Understanding Insurance Bad Faith
Insurance bad faith, which also goes by the term, insurance fraud, refers to the mistreatment of consumers and businesses by their insurance carriers. It often applies to cases in which an insurance company does not want to pay out a settlement to an insured person or entity.
Unfortunately, insurance bad faith is something that happens often. Several insurance companies rely on statistics when deciding how much they have to pay out in specific circumstances. Even if an insured person is entitled to a certain amount of cash, the insurer may still not want to pay it in full. Either the individual or entity accepts the insurer’s decision or brings the matter to court for bad faith.
Below are the three common scenarios involving insurance bad faith:
> an insurer refusing to provide all promised benefits to the insured party.
> insurer offering a compensation amount lower than the policy guarantees; and
> unwarranted payment delays.
Each insurance contract comes with a stated or implied “covenant of good faith and fair dealing.” That means the two parties – insurer and insured – are both obliged to follow what is in the contract.
This contract dictates that the insurance company compensate the insured party fully and in timely fashion when it is appropriate, where failure to do so is tantamount to violating the good faith and fair dealing covenant. There are states that have statutes or other regulations that cover bad faith by insurance providers.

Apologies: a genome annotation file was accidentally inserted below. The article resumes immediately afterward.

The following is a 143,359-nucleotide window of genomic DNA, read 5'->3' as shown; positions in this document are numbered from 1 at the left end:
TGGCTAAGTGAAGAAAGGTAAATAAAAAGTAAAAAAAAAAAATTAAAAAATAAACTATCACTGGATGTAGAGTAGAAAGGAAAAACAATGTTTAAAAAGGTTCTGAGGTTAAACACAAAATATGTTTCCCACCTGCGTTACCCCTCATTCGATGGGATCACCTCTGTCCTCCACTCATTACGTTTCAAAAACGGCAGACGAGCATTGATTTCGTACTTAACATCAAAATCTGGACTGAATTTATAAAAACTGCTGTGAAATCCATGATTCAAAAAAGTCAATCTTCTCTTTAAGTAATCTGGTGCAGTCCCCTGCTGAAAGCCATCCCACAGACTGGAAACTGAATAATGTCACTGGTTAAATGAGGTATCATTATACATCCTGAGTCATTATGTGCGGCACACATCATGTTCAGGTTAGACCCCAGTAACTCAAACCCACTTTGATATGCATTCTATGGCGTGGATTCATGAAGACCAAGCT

When bad faith is exhibited by these companies, they may be subject to punitive damages, government penalties and statutory damage. Different laws affect bad faith claims in different states, so anyone having related problems with their insurers should talk to a lawyer.
Depending on the jurisdiction, an insurance company may have to pay different bad faith damages. The damages will be generally equivalent the actual compensatory damages the insurer, in a non-bad faith setting, would have paid out to the insured. In a number of states, punitive damages – damages intended as punishment for an insurer’s bad conduct – also apply. In some states, punitive damages come under a cap, but not in other states where there are no limits. With insurance fraud or bad faith being complicated and thus confusing, anyone who may want to court because of such experience must seek a lawyer’s help.
Lawyers who accept this type of case usually work on a contingency basis. That means the attorney will not be receiving payment directly from the client – not even from the award of damages he receives – but rather from the money that the court will order the insurer to pay the lawyer in a separate judgment.
If you think your insurer has acted in bad faith in relation to your policy claim, your first step is to see an insurance lawyer who can define the steps you must take.
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